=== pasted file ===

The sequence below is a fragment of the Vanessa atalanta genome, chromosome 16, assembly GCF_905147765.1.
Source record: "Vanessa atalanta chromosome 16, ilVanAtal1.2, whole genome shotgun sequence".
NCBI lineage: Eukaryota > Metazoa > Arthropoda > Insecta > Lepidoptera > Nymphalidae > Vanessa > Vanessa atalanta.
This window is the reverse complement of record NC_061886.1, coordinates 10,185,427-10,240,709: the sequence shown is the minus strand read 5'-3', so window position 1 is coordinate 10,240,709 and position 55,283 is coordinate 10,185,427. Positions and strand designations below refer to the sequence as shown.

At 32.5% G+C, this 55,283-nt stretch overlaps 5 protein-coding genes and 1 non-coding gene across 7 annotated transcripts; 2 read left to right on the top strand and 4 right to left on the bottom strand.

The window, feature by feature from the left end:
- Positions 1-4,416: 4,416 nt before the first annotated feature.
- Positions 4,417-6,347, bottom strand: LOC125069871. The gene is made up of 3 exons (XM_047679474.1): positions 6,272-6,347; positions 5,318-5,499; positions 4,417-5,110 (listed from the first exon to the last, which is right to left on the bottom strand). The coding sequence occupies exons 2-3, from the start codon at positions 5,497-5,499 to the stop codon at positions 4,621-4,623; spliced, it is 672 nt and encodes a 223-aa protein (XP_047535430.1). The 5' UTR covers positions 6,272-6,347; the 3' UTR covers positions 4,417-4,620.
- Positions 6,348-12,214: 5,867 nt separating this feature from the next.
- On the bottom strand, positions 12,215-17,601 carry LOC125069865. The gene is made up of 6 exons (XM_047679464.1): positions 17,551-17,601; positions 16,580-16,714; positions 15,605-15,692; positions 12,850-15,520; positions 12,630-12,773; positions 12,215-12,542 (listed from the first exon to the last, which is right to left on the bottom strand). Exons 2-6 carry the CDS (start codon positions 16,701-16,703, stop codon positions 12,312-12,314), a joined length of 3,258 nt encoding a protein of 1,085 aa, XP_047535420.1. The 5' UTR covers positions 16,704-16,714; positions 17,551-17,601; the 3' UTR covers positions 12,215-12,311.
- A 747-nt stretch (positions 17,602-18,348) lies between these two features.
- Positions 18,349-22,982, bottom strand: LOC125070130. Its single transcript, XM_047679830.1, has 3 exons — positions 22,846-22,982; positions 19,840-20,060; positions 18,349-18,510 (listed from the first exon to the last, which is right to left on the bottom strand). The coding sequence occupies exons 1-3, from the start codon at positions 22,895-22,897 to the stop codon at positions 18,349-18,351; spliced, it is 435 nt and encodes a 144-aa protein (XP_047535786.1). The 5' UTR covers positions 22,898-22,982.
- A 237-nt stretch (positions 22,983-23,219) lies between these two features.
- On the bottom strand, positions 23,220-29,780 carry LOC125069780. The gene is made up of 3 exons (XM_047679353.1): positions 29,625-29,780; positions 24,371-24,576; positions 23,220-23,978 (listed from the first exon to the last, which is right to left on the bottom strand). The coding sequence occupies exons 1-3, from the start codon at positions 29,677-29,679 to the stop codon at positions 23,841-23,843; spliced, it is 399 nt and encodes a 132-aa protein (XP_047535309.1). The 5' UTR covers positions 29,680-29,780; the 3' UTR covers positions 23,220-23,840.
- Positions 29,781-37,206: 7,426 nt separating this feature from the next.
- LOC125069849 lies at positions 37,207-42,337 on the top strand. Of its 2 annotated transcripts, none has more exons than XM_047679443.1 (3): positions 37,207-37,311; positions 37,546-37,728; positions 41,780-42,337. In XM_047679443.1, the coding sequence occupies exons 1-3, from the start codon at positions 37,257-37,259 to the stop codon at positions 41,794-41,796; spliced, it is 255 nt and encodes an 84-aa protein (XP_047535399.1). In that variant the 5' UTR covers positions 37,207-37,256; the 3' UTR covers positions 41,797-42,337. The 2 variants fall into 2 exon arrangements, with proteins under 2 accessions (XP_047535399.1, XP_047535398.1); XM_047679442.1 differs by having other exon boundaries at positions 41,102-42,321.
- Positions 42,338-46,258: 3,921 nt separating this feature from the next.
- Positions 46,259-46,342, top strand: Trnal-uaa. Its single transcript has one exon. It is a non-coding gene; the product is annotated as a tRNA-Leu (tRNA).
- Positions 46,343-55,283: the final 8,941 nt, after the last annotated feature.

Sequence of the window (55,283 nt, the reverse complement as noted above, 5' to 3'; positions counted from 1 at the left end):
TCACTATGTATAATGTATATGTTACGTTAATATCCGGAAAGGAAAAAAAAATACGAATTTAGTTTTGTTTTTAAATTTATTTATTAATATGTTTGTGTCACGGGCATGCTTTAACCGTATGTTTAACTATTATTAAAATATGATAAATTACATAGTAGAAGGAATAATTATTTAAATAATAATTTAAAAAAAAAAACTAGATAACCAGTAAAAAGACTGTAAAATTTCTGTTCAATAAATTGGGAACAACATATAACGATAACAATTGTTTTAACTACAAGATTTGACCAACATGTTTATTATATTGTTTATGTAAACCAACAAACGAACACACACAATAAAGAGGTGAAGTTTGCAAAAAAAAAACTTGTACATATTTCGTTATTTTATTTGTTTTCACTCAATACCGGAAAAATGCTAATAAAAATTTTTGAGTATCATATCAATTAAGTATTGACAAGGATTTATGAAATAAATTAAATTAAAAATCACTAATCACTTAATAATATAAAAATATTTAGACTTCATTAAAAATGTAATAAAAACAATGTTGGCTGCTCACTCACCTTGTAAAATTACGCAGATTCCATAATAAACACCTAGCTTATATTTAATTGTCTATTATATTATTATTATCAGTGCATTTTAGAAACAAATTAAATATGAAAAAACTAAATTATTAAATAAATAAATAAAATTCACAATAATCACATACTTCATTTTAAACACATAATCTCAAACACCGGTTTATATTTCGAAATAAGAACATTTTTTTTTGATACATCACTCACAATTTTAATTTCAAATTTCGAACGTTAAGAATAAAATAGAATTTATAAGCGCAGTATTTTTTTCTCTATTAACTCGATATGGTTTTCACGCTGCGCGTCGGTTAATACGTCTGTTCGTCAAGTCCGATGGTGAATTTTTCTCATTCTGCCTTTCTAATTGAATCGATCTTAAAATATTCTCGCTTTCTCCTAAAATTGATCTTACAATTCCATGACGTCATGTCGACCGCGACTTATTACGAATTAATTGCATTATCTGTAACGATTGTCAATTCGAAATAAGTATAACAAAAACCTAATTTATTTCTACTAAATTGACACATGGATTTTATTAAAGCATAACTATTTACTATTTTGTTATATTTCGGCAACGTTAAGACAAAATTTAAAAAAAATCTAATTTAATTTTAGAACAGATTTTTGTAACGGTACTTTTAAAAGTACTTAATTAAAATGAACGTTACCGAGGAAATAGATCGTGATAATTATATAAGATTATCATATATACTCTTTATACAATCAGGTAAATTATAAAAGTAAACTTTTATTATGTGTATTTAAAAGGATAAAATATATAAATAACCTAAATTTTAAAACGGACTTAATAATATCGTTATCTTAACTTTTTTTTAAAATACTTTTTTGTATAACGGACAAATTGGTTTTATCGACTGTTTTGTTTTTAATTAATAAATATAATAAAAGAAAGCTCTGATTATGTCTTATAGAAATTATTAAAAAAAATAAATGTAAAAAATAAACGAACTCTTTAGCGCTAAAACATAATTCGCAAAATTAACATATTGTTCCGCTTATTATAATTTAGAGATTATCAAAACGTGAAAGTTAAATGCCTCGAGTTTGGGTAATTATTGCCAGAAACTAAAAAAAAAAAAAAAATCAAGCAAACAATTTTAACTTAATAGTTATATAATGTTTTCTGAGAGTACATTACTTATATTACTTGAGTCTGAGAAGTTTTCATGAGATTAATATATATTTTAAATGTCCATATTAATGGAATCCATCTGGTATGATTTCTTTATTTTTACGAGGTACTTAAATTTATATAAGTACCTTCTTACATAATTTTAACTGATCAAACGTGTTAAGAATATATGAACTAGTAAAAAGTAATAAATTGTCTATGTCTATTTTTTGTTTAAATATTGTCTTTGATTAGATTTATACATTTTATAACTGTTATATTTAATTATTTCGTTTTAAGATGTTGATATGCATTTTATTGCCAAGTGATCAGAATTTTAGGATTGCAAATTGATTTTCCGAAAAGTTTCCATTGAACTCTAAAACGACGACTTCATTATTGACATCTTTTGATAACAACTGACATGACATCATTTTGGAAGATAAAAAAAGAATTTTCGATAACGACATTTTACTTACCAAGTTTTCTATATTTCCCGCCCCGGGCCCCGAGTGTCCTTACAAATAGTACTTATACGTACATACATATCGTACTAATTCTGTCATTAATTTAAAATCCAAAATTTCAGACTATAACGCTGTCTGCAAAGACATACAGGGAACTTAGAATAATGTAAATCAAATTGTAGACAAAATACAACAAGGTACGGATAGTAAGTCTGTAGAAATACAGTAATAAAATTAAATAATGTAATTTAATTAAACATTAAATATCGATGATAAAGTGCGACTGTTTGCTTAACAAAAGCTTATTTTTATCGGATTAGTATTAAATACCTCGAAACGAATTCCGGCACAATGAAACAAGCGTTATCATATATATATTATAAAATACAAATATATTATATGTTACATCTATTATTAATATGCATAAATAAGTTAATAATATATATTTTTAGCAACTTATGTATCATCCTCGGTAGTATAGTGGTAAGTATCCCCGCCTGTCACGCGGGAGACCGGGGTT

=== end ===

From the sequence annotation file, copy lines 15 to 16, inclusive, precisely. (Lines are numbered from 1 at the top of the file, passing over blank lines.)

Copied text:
- Positions 29,781-37,206: 7,426 nt separating this feature from the next.
- LOC125069849 lies at positions 37,207-42,337 on the top strand. Of its 2 annotated transcripts, none has more exons than XM_047679443.1 (3): positions 37,207-37,311; positions 37,546-37,728; positions 41,780-42,337. In XM_047679443.1, the coding sequence occupies exons 1-3, from the start codon at positions 37,257-37,259 to the stop codon at positions 41,794-41,796; spliced, it is 255 nt and encodes an 84-aa protein (XP_047535399.1). In that variant the 5' UTR covers positions 37,207-37,256; the 3' UTR covers positions 41,797-42,337. The 2 variants fall into 2 exon arrangements, with proteins under 2 accessions (XP_047535399.1, XP_047535398.1); XM_047679442.1 differs by having other exon boundaries at positions 41,102-42,321.